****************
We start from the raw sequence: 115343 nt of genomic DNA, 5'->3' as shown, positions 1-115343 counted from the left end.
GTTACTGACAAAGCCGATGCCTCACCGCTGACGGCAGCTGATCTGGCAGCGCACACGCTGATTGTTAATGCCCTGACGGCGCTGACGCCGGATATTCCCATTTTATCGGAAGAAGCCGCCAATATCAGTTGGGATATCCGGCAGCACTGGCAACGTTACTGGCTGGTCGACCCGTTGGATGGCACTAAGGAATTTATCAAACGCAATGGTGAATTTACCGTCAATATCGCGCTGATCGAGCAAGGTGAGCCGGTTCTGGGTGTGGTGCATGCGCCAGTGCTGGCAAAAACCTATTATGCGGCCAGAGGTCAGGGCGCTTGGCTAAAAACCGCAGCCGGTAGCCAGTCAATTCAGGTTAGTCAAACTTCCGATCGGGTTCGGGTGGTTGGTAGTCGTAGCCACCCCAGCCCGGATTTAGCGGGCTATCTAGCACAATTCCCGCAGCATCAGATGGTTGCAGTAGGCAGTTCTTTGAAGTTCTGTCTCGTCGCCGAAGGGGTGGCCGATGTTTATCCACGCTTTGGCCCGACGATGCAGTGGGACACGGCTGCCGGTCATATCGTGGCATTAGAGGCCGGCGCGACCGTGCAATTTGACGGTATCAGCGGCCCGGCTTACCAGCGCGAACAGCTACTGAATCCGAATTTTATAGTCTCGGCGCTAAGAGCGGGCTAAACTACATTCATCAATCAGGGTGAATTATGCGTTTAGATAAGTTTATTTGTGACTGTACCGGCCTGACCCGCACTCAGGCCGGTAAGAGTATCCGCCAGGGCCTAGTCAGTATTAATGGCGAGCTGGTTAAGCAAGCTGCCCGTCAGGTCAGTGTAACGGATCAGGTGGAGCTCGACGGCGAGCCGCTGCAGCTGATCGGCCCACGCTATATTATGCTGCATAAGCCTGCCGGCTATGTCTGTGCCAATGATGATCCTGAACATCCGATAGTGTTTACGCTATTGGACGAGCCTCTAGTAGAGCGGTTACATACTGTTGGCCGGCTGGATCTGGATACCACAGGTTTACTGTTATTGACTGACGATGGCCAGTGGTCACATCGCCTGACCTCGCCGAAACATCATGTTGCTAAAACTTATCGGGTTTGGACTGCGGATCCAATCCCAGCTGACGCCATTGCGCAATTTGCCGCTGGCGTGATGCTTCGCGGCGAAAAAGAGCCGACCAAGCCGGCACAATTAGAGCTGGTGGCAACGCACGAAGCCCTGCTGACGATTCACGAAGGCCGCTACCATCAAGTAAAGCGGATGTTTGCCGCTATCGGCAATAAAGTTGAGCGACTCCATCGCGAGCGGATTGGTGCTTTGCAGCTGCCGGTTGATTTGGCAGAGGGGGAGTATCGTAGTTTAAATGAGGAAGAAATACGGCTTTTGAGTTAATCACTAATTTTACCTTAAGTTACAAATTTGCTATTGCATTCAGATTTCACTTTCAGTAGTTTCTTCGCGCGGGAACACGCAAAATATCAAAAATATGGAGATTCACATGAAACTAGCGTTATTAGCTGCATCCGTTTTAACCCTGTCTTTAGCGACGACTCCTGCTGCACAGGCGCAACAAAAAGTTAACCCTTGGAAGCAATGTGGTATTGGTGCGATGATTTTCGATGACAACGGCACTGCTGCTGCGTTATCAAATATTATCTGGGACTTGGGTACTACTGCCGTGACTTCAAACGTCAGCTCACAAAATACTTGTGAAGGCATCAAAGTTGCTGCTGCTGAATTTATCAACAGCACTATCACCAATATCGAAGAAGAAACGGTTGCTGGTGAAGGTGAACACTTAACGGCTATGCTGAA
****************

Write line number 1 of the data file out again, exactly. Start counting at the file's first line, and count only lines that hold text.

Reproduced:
We start from the raw sequence: 115343 nt of genomic DNA, 5'->3' as shown, positions 1-115343 counted from the left end.